Blessings from the Deer
Early morning prayers find me always concluding with facing the lush woods in the back of my place. Vanaspateybhyo namaha, pasupakshimrigeybhyo namaha and so on till I finish bowing down to the devatas of the rashtra, pranta, nagara, grama, etc. Often looking out of the bedroom or kitchen window I think of Sugatha Kumari's poem thannutha poonthanal veeshi padarnnu chuzhnnu nilkkunna marathindey thirumudikkithaa thozhunnen, and cannot help feeling a sense of gratitude to those large trees.
The bird feeders I have placed outside below brings in many dainty yellow and the red common finches, the loud bluejays, speedy nuthatches, tiny chickadees, the darting juncos, gentle doves, occasional robins, and towhees. By 7 am iridescent hummingbirds drink the nectar I have put out for them. The other day I spotted an oriole singing sweetly while gliding between the branches of the trees. This month I am finding more birds that I have never seen before make an occasional visit to the sunflower seed bird feeder hanging in my deck. There is a sense of achievement for me knowing that I am able to draw nature so close this way. The presence of four large grey squirrels is not always a good sight as one of them, a pesky adamant female has been climbing the bird feeder I have planted below on the grass, knocking things around and scaring the birds. This happens in spite of placing some squirrel food on a large rock on the ground.
The greatest joy for me, however, is the occasional visits by families of deer. This part of the woods is a regular travel area for them but my manager says never so many has she seen. They always finish the squirrel food when they get here. Whenever I look at this favourite animal of mine I am overcome with sorrow and guilt for I feel we human beings have taken over so much of creation. When I go on my exercise walks in the park nearby where my selected routes are doing pradakshina to the three lakes there, and practicing walking japam, I run into families of deer. They stop still and look at me and so I stop and look at them holding a namaskara mudra. Are they not part of the benevolent Bhagavan's creation? What right have we to dominate the common environment so much by creating such extravagant needs?
Yesterday marked a great significance for me in this love I have for Prakriti. Facing the woods as I was showing the lamp to the trees early morning I noticed a deer. I quickly moved backwards so that I would not alarm it. It looked up at me directly and so mentally I spoke to it, “Please do not be afraid of me. I will never, never hurt you. I am the one putting food for you. You are safe with me.” I then finished my daily japam, welfare prayers and returned to the window to find it standing well hidden in the bushes. I went about my household chores quietly and kept returning to the window to look at the deer. It had found a safe place to sit. After two hours or so I called Amy and briefed her on this sight. She hoped that it was hopefully not wounded. That thought brought in a sense of worry especially since I noticed it was licking its sides every now and then. I took my binoculars out and viewed through that. I could not see any obvious wounds. Three hours had passed and it was still there, occasionally munching on the leaves of the bushes nearby. Just as I was about to call the maintenance man, Loni, who is quite a nature lover I looked outside and it was gone. "Thank goodness," I thought. I said a mental prayer thanking it for being near me for so long. I suspect that this one may be pregnant and was communicating love to the baby inside!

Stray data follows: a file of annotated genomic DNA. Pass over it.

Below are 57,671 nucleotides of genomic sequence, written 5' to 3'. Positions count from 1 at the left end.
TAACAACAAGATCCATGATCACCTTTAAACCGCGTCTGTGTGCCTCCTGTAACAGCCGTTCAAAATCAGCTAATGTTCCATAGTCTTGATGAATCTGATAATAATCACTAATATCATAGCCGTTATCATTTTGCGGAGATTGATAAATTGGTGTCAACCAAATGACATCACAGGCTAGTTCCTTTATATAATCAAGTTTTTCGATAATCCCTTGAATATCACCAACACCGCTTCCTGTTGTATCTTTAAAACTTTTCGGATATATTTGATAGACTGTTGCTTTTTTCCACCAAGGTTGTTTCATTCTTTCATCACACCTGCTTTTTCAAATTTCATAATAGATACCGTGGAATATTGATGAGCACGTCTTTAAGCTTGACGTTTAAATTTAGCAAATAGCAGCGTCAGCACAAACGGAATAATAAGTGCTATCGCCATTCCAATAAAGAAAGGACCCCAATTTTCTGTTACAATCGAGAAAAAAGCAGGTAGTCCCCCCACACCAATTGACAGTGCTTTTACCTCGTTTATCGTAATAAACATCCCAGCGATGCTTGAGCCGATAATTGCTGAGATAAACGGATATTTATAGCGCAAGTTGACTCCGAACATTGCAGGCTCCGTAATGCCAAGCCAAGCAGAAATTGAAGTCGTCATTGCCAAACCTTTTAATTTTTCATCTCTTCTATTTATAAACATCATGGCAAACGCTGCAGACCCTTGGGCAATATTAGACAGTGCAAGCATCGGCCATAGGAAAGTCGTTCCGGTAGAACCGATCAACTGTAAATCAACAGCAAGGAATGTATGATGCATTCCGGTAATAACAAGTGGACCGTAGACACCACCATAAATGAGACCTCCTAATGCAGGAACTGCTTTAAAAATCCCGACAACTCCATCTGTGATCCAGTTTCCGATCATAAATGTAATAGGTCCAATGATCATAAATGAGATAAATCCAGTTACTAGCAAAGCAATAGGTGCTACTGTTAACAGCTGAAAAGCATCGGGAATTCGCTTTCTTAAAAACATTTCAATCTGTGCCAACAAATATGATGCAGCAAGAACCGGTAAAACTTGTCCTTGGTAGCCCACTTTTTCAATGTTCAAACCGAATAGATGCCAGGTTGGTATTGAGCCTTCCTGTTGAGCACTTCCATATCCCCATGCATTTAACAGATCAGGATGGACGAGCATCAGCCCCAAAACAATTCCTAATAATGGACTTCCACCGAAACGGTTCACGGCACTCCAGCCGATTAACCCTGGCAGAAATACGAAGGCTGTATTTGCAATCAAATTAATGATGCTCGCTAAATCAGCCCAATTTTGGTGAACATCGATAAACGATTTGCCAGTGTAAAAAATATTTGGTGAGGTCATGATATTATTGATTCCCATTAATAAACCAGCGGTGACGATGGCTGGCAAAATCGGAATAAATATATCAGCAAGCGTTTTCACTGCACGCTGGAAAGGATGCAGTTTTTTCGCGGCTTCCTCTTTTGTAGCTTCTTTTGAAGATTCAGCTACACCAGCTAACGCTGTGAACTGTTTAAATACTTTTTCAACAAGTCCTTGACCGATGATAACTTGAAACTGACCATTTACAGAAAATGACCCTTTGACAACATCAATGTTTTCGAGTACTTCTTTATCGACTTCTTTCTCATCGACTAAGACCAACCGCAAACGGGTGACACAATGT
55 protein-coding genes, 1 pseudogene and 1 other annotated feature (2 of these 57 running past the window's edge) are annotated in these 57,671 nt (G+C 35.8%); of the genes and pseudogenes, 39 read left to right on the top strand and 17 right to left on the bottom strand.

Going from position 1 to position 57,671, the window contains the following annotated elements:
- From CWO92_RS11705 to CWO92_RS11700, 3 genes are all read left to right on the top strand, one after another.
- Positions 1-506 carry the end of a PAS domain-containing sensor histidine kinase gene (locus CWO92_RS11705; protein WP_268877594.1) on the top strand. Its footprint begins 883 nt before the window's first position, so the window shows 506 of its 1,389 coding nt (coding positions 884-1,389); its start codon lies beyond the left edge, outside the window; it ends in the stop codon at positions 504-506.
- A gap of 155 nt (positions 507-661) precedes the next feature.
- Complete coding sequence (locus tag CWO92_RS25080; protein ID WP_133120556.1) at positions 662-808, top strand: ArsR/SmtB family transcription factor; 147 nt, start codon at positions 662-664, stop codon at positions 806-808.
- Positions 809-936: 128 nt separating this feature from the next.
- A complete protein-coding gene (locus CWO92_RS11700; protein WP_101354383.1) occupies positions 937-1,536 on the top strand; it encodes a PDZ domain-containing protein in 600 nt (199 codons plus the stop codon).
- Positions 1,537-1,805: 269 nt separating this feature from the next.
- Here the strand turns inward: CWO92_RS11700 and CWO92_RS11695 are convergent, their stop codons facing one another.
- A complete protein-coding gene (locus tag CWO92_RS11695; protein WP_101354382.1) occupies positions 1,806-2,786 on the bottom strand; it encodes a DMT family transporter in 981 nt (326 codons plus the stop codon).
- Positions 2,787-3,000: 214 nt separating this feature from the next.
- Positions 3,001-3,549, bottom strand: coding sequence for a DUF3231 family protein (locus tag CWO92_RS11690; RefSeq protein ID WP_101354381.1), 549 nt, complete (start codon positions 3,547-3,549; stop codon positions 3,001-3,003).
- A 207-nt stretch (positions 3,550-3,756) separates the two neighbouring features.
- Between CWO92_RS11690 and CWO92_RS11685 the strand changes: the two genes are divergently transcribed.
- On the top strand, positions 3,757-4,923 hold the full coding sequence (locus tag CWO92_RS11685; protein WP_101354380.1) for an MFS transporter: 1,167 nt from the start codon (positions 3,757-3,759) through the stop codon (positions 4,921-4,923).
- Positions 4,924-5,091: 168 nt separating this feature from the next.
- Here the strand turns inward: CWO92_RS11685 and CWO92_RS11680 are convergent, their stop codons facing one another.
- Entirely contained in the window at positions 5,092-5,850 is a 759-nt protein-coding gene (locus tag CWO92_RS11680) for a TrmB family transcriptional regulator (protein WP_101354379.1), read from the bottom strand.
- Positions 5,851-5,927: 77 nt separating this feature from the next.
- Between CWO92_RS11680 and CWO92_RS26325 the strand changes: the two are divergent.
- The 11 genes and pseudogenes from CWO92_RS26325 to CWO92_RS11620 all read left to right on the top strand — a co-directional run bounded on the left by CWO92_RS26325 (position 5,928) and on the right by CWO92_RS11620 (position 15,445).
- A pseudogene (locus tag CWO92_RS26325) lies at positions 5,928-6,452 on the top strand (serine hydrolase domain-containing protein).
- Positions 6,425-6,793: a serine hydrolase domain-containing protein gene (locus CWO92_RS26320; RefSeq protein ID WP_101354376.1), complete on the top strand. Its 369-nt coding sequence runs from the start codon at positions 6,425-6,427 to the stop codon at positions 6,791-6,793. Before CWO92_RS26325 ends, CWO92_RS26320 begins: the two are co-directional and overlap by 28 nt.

Today I woke up late as I had a nasty night of headache and breathing problems. This county is notorious for allergies and for one as sensitive as unfortunately I am, this season is the worst. Still, I moved with the lamp to the window as usual and lo and behold there it was, the single deer cozily sitting in the same small clearing well hidden by the bushes. All I could do was a namaskara to Bhagavan in the avatara of a deer and say, “I feel blessed that you have chosen this spot and thus allow me to have your darshan.” By 9 am it left the place.
A week or so later during a walk in the park I noticed two deer about 10 yards away drinking water from the pond below. I looked at them and did namaskar and softly said, “Yaa devi sarvabhooteshu mriga roopena sumsthithaa, namastasyaiy namastasyaiy namstasyaiy namo namah.” Then I bent my head down and continued my circle walk without looking at them directly. They stayed, no longer afraid of this human kind!
So the latest news is... I have a mother and two does, a mother and one fawn, one pregnant doe and another slim deer all coming at different times to eat the food I put out. The other night as I walked to the bedroom window to pull the shades in order to block the cold, I noticed a deer quietly eating in the dark. I think they now live in the woods behind where I live.
Yesterday June 27th found 2 couples boldly eating the food at 5.30 am in the early hours of dawn. The bucks looked strong with 6 inch high branched antlers. So now the count is 11!
Oh yes, a tiny possum now comes in the pre-hours of the dawn to feed on the millet seed patch.
The joy of fellow wild creatures and vegetation being such an integral part of my life is an everlasting source of comfort, satisfaction and joy.